So, if you guys get nothing else out of that, while I certainly reject the literal existence of demons, deities, etc. (except perhaps in a Spinozist, pantheistic sense), I’ll position myself in the happy middle of the empiricist vs. supernaturalist debate. Nonetheless, I would love to debate with some of you on the actual existence of “True Will,” but that seems like a topic for a different thread.


ReplyQuote
James
(@james)
Member
Joined: 17 years ago
Posts: 251
 
"myrrhman" wrote:
Thus, while I acknowledge, respect, and typically defend hard scientific rigor and empiricism, as well as a more-or-less materialistic phenomenology, I am very much a Jungian in the sense that I acknowledge that the literal existence of spirits and exterior supernatural forces, however unlikely, is ultimately irrelevant, as their perception by the psyche implies their reality to the individual experiencing them.

Isn't this always the case? There is still a sense in this statement that psychic reality is inferior to material/empirical reality. In the case oft quoted by Marie Louise von Franz about the young woman who thought she was on the moon that Jung accepted her assertion that she really had visited the moon.

MLvF reflected that she wondered if Jung was mad or perhaps she was stupid? In the end she came to the conclusion that Jung was saying that psychic reality is really real too!

Where do you stand on this?

Regards

Jamie


ReplyQuote
Anonymous
 Anonymous
(@Anonymous)
Joined: 1 second ago
Posts: 0
 
"MichaelStaley" wrote:
The problem with this view, Andrew, is that Crowley's work spans several decades and is very diverse; and although he sometimes wrote in a way that suggests the proposition you advance - his 1903 preface or introduction to the Goetia, for instance - at other times he didn't. Examples of the latter are the Abuldiz and Amalantrah Workings, the protracated Magus initiation, the reception of The Book of the Law, the Paris Working, and more besides. Not only did he advocate the reality of praeter-human intelligence, but as late as Magick without Tears he wrote about how imperative it was to make contact with them.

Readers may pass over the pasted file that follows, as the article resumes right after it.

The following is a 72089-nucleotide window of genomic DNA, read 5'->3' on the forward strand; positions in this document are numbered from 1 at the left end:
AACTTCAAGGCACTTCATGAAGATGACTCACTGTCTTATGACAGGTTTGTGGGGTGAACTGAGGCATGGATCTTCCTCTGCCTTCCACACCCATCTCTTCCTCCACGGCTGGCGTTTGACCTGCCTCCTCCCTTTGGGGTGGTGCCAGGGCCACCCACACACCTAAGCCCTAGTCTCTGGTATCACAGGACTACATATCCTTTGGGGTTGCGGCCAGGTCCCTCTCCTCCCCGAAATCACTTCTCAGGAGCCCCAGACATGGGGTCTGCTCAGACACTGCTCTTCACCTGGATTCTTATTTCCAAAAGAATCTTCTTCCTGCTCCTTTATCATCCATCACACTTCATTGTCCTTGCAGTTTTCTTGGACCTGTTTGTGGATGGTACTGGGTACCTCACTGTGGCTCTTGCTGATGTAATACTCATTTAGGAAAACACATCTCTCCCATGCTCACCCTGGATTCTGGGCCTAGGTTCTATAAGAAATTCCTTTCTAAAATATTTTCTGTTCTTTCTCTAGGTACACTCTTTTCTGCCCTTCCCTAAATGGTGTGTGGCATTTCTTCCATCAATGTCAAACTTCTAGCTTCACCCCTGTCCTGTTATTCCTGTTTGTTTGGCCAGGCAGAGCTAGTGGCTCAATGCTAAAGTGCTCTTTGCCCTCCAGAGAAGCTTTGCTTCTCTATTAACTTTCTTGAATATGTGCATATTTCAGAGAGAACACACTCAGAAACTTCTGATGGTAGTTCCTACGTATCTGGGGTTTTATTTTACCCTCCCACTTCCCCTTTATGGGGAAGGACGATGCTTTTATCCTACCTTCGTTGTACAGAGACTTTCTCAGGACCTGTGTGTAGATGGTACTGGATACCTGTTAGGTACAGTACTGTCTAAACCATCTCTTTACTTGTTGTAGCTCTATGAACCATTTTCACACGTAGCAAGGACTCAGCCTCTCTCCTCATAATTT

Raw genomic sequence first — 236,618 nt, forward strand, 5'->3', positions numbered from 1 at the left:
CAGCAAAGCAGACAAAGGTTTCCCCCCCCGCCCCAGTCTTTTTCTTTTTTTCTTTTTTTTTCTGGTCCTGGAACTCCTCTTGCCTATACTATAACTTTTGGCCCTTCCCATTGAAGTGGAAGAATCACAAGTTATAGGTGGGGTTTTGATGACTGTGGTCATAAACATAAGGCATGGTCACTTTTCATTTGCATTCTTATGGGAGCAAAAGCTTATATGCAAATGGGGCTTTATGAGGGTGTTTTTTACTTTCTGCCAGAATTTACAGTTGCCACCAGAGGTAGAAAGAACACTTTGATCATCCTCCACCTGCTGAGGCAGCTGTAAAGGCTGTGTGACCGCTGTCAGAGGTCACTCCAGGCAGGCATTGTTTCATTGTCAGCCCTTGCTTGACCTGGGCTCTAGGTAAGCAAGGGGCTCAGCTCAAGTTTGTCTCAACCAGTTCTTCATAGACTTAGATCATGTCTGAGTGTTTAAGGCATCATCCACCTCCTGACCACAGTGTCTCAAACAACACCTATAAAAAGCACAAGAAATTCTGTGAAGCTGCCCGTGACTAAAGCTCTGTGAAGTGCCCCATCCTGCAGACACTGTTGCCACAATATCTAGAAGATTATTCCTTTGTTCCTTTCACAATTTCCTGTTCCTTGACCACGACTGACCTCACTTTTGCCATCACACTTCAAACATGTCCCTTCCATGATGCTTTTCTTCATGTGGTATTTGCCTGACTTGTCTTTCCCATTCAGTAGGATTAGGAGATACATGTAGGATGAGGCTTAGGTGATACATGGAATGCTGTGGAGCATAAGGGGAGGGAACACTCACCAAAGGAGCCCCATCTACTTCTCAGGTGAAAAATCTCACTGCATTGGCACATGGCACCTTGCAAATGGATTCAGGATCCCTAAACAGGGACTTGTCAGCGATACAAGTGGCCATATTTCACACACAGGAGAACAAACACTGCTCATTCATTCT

All good points, Michael. Also, in EOTG, Crowley is insistent that Aiwaz was something that happened TO him rather than came from him. There are also numerous references to "secret chiefs" who control the world (I don't think he every abandoned his belief in them, did he?).

Still, in my own interpretation of things, I tend to view his references to angels and praeterhuman intelligences within the context of the whole "aim of science, method of religion" thing. In an effort to fill, as Pascal phrased it, the "god-shaped hole" and desire for the spiritual, Crowley wrote about spiritual entities. This adds mystery, intrigue, and the realm of the extra-natural to his system of thought. The actual reality of these beings seems up for debate, in my own limited view of things at least. I welcome evidence to the contrary!


ReplyQuote
 Anonymous
Joined: 51 years ago
Posts: 0
Topic starter  

Isn't this always the case? There is still a sense in this statement that psychic reality is inferior to material/empirical reality. In the case oft quoted by Marie Louise von Franz about the young woman who thought she was on the moon that Jung accepted her assertion that she really had visited the moon.